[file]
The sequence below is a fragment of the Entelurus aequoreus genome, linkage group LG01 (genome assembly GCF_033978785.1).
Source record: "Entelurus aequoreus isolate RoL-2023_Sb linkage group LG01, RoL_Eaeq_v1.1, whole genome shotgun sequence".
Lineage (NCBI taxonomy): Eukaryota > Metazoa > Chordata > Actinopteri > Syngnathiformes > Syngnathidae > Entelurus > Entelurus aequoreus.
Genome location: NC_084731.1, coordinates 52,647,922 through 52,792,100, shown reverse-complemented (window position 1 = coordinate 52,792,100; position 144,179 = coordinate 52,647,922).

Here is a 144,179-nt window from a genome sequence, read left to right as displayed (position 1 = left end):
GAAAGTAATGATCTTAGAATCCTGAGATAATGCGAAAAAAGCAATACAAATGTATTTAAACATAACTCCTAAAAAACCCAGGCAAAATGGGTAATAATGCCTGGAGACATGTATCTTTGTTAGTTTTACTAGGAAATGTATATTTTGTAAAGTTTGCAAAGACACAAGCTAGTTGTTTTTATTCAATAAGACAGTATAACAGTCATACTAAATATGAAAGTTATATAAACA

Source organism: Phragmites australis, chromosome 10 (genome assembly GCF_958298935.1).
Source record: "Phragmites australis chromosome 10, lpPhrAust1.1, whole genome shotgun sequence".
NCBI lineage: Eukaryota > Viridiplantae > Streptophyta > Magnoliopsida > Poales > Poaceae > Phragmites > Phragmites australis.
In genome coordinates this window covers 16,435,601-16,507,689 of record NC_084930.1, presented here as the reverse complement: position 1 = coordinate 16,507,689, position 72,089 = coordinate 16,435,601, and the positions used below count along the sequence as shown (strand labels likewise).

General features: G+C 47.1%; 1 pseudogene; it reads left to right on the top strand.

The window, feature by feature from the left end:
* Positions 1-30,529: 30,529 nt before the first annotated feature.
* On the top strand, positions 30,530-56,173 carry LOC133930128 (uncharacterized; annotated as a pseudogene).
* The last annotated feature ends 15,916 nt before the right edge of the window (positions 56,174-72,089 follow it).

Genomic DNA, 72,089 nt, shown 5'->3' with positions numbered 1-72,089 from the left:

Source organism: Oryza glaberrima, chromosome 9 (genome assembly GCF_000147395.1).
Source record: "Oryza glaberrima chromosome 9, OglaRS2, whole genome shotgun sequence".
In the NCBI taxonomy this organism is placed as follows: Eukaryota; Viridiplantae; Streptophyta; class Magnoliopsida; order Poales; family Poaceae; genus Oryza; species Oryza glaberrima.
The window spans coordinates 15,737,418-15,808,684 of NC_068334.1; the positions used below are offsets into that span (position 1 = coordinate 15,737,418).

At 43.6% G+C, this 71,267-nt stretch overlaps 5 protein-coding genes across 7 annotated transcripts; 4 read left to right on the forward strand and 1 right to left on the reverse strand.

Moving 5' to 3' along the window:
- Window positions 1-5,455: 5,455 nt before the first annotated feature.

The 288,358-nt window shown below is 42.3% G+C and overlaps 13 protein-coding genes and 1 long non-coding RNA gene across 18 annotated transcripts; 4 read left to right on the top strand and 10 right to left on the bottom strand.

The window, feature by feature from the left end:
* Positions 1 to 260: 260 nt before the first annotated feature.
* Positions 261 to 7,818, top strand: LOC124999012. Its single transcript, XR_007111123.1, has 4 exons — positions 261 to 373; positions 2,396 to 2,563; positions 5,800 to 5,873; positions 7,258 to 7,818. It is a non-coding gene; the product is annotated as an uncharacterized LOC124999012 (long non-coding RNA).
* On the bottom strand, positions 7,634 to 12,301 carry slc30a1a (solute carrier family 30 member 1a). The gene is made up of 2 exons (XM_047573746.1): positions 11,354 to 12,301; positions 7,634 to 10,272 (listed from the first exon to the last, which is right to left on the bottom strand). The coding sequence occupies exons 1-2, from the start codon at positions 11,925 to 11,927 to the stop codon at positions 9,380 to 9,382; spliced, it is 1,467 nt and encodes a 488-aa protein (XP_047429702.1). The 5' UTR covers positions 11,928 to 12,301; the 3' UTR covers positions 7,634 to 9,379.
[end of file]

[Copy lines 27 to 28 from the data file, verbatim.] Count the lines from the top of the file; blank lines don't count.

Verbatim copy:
* Positions 261 to 7,818, top strand: LOC124999012. Its single transcript, XR_007111123.1, has 4 exons — positions 261 to 373; positions 2,396 to 2,563; positions 5,800 to 5,873; positions 7,258 to 7,818. It is a non-coding gene; the product is annotated as an uncharacterized LOC124999012 (long non-coding RNA).
* On the bottom strand, positions 7,634 to 12,301 carry slc30a1a (solute carrier family 30 member 1a). The gene is made up of 2 exons (XM_047573746.1): positions 11,354 to 12,301; positions 7,634 to 10,272 (listed from the first exon to the last, which is right to left on the bottom strand). The coding sequence occupies exons 1-2, from the start codon at positions 11,925 to 11,927 to the stop codon at positions 9,380 to 9,382; spliced, it is 1,467 nt and encodes a 488-aa protein (XP_047429702.1). The 5' UTR covers positions 11,928 to 12,301; the 3' UTR covers positions 7,634 to 9,379.